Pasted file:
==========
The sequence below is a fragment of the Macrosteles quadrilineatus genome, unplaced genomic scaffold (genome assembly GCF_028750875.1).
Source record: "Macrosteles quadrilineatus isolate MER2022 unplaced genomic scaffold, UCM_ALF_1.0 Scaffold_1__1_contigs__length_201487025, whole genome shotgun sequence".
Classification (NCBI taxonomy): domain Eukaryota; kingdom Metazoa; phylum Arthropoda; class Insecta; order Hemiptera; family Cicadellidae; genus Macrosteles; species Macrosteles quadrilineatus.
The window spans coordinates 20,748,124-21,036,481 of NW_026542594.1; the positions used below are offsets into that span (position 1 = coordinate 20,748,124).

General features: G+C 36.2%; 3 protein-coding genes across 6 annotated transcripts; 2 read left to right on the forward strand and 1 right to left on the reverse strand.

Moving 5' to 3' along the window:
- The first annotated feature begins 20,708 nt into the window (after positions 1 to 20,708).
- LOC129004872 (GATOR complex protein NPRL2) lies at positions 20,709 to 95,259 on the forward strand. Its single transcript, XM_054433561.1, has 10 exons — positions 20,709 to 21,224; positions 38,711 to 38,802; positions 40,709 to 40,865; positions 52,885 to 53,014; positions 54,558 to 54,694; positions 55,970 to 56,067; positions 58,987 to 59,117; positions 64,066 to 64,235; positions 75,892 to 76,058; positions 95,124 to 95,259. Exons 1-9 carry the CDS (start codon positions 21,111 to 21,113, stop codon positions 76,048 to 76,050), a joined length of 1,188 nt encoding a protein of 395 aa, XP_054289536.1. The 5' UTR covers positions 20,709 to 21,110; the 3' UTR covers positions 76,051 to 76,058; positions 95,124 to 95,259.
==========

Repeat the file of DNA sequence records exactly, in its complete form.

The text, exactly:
The sequence below is a fragment of the Macrosteles quadrilineatus genome, unplaced genomic scaffold (genome assembly GCF_028750875.1).
Source record: "Macrosteles quadrilineatus isolate MER2022 unplaced genomic scaffold, UCM_ALF_1.0 Scaffold_1__1_contigs__length_201487025, whole genome shotgun sequence".
Classification (NCBI taxonomy): domain Eukaryota; kingdom Metazoa; phylum Arthropoda; class Insecta; order Hemiptera; family Cicadellidae; genus Macrosteles; species Macrosteles quadrilineatus.
The window spans coordinates 20,748,124-21,036,481 of NW_026542594.1; the positions used below are offsets into that span (position 1 = coordinate 20,748,124).

General features: G+C 36.2%; 3 protein-coding genes across 6 annotated transcripts; 2 read left to right on the forward strand and 1 right to left on the reverse strand.

Moving 5' to 3' along the window:
- The first annotated feature begins 20,708 nt into the window (after positions 1 to 20,708).
- LOC129004872 (GATOR complex protein NPRL2) lies at positions 20,709 to 95,259 on the forward strand. Its single transcript, XM_054433561.1, has 10 exons — positions 20,709 to 21,224; positions 38,711 to 38,802; positions 40,709 to 40,865; positions 52,885 to 53,014; positions 54,558 to 54,694; positions 55,970 to 56,067; positions 58,987 to 59,117; positions 64,066 to 64,235; positions 75,892 to 76,058; positions 95,124 to 95,259. Exons 1-9 carry the CDS (start codon positions 21,111 to 21,113, stop codon positions 76,048 to 76,050), a joined length of 1,188 nt encoding a protein of 395 aa, XP_054289536.1. The 5' UTR covers positions 20,709 to 21,110; the 3' UTR covers positions 76,051 to 76,058; positions 95,124 to 95,259.